DEA raids NFL teams after Sunday games

Still reeling from scandals involving domestic abuse and child abuse, the NFL was hit again with bad news.

Drug Enforcement Agency agents raided two NFL teams after Sunday's game looking for violations of the Controlled Substance Act.  It is widely known in league circles that many team physicians dispense powerful painkillers before and during games, allowing players to continue playing but at a cost to their future health.

Washington Post:

 On Sunday, during another game day watched by tens of millions, agents with the Drug Enforcement Administration launched surprise inspections of the medical staff of at least NFL teams as part of an ongoing investigation into prescription drug abuse in the league.

The inspection, as reported by The Washington Post’s Sally Jenkins and Rick Maese, targeted the Seattle Seahawks and San Francisco 49ers. It was driven by suspicions that some NFL teams dole out drugs like candy to keep players playing, a violation of the Controlled Substances Act. The roots of that suspicion spring from a lawsuit filed by more than 1,300 retired NFL players earlier this year in U.S. District Court in San Francisco. The suit alleged that NFL medical staffs capriciously pump players full of powerful — and highly addictive — narcotics such as Percocet and Vicodin.

The lawsuit and the investigation saddled the league with a fresh crisis in a season already overflowing with them. They will also likely rekindle the debate over the conflicts of interest encumbering team physicians — one created by competing oaths to their profession, their patients and to the teams that want players back on the field quickly. The “unholy alliance,” as it’s been called, can be a complicated balancing act for doctors compounded by business interests, medical ethics, celebrity, rabid fans, millions of dollars — and players themselves.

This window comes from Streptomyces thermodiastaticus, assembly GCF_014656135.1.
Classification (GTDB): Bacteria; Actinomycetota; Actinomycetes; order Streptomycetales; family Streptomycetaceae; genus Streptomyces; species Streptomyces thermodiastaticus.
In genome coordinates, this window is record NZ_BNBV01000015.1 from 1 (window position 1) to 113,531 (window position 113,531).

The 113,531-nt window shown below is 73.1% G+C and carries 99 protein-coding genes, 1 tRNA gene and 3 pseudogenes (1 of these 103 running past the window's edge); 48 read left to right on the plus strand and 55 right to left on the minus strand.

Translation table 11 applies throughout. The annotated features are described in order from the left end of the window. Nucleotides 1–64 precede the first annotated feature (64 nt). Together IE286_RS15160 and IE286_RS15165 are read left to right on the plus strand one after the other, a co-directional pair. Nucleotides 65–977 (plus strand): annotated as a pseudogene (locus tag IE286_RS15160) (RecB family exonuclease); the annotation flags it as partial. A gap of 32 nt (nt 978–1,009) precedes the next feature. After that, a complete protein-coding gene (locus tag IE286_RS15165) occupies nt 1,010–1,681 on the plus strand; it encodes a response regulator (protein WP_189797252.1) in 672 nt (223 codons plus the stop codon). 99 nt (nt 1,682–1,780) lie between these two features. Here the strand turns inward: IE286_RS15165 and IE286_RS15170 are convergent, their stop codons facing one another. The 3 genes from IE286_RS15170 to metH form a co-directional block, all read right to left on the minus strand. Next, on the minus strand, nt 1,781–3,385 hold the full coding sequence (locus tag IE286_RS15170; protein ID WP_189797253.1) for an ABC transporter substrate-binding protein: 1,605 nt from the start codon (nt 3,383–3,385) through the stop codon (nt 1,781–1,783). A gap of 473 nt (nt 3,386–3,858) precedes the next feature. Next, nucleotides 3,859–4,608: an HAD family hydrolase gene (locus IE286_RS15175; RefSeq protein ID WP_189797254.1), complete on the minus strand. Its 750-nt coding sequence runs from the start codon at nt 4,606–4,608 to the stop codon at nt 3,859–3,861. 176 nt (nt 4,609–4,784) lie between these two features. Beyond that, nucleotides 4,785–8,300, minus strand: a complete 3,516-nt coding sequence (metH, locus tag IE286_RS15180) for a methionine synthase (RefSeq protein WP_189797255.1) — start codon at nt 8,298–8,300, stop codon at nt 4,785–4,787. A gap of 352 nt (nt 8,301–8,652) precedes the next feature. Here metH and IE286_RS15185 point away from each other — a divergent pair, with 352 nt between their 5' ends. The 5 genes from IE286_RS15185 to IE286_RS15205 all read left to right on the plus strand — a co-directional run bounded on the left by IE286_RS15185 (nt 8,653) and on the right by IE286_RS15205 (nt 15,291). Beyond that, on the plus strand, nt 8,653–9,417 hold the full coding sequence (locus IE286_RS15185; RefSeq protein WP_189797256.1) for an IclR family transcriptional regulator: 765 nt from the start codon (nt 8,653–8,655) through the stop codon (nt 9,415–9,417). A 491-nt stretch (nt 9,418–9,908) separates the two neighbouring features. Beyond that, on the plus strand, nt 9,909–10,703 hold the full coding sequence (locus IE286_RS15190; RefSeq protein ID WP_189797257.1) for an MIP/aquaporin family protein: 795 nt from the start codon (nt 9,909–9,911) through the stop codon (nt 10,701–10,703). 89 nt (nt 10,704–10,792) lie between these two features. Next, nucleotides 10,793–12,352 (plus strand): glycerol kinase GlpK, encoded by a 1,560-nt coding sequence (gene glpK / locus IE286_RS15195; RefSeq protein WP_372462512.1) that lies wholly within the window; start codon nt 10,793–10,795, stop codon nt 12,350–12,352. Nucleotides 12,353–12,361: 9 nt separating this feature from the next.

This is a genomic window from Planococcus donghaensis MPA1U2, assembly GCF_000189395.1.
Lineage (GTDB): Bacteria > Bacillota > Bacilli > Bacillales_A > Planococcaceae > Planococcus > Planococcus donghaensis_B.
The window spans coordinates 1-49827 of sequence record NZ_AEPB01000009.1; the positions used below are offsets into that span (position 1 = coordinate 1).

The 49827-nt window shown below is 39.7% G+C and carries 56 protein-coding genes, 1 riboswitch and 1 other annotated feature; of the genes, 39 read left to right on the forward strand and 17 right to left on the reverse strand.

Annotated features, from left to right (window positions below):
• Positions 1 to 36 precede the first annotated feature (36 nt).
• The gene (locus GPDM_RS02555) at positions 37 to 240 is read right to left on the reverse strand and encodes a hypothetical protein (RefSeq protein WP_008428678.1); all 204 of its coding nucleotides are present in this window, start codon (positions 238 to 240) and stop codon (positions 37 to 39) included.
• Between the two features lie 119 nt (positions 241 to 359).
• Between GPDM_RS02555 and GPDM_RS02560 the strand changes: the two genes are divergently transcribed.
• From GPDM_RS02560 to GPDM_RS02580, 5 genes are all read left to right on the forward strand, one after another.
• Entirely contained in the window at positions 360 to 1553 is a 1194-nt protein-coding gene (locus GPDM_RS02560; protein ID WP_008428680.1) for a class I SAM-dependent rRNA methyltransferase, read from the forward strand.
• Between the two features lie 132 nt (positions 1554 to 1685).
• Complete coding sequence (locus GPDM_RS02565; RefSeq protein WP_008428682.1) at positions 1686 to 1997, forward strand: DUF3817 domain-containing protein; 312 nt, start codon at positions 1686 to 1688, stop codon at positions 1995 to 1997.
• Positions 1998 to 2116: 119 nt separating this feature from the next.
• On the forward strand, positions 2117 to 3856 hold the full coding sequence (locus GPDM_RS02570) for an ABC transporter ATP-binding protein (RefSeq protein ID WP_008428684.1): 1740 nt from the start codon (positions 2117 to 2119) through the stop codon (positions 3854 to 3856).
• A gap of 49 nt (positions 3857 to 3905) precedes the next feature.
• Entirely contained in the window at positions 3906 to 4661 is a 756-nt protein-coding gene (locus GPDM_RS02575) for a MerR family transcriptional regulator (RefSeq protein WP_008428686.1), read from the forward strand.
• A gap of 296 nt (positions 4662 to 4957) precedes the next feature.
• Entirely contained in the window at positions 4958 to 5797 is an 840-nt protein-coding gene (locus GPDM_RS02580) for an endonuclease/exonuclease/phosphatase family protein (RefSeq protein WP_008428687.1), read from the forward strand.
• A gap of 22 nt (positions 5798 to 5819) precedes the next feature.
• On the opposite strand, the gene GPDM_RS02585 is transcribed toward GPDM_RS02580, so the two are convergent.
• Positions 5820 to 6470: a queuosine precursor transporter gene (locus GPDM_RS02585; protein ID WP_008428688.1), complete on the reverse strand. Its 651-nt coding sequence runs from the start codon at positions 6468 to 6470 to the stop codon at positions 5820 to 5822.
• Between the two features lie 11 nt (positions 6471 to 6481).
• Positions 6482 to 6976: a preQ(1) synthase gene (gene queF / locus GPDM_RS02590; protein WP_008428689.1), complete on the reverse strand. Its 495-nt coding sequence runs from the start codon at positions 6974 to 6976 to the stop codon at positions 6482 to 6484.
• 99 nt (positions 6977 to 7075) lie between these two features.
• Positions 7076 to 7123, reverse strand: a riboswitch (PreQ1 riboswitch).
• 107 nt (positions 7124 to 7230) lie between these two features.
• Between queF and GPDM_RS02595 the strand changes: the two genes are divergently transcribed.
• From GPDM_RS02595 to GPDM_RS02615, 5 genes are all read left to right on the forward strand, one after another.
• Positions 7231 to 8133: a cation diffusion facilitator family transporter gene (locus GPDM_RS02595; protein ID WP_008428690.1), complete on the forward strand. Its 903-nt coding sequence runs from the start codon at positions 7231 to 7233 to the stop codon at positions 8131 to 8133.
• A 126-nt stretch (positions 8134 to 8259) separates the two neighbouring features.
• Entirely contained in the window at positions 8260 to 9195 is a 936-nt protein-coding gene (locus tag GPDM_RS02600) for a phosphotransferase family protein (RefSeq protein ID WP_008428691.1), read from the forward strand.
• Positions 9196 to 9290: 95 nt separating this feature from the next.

The problem has been around a while. “The ordinary patient desires a long-term cure, not a quick fix,” said a 1997 article in Sports Lawyer Journal, adding that players are often willing to assume greater risk than normal patients. ” … Professional athletes feel pressure to play from teammates, other athletes, friends, media, fans, team managers, owners, physicians, and themselves. … Fans often believe that highly paid professional athletes have a duty to play for their team even if there is high risk to the athlete’s health.”

If you have $100 million invested long-term in a player like Aaron Rodgers or Tom Brady, you don't want a doctor who is going to keep him on the sidelines.  Such was the case with former Bears QB Jim McMahon:

Lawsuits joined by thousands of former players said that medical personnel not only abet players’ wish for quick fixes, but encouraged them while obfuscating the perils of their drug use. Former Chicago Bears quarterback Jim McMahon said he was one of the victims. He “received hundreds, if not thousands, of injections from doctors and pills from trainers, including but not limited to [nonsteroidal anti-inflammatory drugs] such as Toradol, Percocet, Novocain injections, amphetamines, sleeping pills and muscle relaxers,” court documents state. He said the NFL didn’t tell him about the side effects, and his use slowly bloomed into addiction that led him to take 100 Percocets per month, even during the off-season.

There is no professional sport that doesn't utilize modern pharmacueticals to keep its players on the court or on the field.  Big-time college sports are not immune, either.  But pro football is the worst offender by far.  This is partly because of the nature of the game.  When 250-lb. linebackers collide at full speed with 210-lb. running backs, something has to give – usually the human body.  The toll this takes on the future health of players is told in the statistics; pro football players die younger and suffer from more debilitating disease later in life, like arthritis and delayed symptoms from brain injuries, than the average American.

But would players change their ways if they could?  Without pressure from teams and doctors?  That's the counter-argument – players know what they're getting into and take the drugs because of their love of the game.  Judging by the numbers of players suing the league over this issue, that argument doesn't hold water.

As long as NFL teams are getting billions of dollars from TV networks, and as long as those networks are making billions off the game, it is not likely that anything more than token reforms will be made.  And unless players begin to demand change, many more of them will retire and live the rest of their lives in severe pain.